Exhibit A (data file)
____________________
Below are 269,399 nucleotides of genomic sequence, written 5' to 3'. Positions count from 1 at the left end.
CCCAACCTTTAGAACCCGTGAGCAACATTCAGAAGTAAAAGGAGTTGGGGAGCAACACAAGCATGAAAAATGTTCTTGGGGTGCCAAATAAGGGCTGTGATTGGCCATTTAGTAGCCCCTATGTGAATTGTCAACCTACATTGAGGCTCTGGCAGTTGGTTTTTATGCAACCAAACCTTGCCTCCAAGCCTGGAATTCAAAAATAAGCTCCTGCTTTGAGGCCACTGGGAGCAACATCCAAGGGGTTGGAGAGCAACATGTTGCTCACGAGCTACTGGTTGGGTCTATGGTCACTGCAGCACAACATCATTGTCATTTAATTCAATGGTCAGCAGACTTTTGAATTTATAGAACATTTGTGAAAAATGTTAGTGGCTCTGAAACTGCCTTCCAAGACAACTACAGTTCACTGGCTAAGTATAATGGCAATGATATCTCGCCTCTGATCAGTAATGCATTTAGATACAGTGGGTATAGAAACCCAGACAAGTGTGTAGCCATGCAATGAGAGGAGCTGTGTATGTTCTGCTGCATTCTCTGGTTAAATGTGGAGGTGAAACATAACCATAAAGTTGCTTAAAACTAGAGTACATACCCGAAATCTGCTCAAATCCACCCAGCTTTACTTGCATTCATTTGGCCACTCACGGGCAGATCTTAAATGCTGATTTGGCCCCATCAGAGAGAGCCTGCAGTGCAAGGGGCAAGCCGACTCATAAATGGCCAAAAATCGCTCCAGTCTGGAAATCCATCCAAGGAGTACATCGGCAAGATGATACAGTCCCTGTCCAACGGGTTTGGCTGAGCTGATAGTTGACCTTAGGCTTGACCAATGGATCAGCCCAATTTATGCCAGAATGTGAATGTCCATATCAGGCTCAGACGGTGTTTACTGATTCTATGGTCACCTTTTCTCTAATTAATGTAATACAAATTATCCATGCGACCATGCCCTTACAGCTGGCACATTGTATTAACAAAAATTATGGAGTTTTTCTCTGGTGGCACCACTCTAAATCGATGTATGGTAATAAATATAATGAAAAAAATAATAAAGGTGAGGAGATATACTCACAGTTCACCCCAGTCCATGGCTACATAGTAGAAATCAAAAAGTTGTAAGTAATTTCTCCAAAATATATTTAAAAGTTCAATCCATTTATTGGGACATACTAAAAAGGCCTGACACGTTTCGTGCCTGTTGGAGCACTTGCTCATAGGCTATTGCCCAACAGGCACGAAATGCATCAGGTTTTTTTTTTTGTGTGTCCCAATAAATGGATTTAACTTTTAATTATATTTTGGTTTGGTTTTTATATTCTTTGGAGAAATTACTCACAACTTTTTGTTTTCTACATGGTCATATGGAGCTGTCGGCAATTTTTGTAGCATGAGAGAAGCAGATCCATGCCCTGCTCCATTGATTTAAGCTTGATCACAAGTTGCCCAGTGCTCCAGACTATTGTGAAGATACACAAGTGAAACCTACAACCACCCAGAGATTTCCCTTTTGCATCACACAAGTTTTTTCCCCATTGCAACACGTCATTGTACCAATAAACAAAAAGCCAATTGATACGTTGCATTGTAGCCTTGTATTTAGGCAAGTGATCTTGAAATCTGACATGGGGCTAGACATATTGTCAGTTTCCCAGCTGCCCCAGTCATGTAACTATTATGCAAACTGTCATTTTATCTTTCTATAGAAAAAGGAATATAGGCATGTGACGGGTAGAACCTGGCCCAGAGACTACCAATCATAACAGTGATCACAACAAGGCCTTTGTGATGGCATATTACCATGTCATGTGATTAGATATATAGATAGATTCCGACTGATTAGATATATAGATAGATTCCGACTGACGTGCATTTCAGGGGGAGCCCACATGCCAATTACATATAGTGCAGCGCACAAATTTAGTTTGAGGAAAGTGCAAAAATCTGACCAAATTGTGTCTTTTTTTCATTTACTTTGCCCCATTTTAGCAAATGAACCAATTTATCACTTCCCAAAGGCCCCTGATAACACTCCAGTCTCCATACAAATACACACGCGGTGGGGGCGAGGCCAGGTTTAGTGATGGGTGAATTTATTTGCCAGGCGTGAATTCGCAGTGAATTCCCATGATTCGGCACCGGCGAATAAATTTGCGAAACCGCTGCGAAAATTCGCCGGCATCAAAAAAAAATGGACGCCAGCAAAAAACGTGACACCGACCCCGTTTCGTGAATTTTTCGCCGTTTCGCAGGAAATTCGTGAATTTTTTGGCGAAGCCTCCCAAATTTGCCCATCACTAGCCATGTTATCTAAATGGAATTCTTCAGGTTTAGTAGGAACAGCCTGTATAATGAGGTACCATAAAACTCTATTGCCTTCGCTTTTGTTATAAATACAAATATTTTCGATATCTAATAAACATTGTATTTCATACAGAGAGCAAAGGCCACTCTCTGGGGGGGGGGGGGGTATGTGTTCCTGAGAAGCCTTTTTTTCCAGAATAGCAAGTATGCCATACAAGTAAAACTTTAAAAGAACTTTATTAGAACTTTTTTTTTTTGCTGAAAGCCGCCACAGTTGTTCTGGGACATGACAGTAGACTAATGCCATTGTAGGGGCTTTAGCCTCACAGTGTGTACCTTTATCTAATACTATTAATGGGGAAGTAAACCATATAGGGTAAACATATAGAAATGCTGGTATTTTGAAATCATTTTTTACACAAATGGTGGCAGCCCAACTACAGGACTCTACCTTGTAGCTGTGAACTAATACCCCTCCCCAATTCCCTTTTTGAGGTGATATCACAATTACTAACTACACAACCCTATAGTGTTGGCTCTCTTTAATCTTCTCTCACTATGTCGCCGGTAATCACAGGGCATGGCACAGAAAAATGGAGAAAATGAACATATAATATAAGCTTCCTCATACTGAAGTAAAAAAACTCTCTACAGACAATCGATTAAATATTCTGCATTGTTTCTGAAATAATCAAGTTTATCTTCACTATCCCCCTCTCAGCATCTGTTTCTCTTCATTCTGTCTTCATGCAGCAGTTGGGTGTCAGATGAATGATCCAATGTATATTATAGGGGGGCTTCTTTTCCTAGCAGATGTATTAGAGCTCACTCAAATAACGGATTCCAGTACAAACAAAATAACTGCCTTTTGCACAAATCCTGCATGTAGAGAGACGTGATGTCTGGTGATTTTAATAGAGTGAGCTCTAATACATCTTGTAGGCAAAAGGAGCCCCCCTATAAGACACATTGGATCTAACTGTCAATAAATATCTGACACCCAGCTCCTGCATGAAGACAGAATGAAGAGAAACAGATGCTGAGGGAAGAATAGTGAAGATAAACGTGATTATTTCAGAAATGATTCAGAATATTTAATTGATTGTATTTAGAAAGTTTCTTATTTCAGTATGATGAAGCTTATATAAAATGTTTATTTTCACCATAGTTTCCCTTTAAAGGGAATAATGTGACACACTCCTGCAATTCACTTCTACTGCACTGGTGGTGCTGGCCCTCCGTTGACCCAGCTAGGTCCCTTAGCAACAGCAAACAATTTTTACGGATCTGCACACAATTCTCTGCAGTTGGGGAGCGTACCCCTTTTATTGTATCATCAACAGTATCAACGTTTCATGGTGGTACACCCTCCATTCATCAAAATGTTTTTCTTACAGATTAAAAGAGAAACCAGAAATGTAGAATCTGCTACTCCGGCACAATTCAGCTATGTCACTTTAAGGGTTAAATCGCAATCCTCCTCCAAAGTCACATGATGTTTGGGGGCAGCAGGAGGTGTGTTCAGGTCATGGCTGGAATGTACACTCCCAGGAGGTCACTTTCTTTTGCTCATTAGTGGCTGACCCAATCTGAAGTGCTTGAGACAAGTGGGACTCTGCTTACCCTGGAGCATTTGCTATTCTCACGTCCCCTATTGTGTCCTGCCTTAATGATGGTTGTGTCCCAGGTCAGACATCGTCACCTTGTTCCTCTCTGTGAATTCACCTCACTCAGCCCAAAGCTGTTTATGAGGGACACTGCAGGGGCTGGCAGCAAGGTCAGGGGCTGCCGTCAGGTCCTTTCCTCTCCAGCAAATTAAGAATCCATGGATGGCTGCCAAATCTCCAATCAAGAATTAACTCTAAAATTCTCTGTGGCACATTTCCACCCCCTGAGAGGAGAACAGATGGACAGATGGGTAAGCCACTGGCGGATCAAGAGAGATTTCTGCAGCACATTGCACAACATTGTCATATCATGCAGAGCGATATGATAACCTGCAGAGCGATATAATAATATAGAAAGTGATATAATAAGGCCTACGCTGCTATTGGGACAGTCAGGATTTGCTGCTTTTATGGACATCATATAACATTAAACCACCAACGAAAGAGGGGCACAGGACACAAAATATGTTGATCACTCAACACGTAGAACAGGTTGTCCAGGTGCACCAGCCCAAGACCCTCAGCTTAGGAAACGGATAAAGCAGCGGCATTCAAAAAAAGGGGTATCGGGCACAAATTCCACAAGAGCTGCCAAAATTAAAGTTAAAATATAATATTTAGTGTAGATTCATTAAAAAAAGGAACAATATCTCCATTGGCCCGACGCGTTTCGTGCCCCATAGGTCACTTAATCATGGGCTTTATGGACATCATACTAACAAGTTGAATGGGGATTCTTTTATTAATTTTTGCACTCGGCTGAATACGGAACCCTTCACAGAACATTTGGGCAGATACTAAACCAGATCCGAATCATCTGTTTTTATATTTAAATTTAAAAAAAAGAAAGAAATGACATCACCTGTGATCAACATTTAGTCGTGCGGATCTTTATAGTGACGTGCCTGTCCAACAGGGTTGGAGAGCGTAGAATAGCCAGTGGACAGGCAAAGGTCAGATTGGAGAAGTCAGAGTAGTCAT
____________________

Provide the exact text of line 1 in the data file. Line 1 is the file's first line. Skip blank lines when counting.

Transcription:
Below are 269,399 nucleotides of genomic sequence, written 5' to 3'. Positions count from 1 at the left end.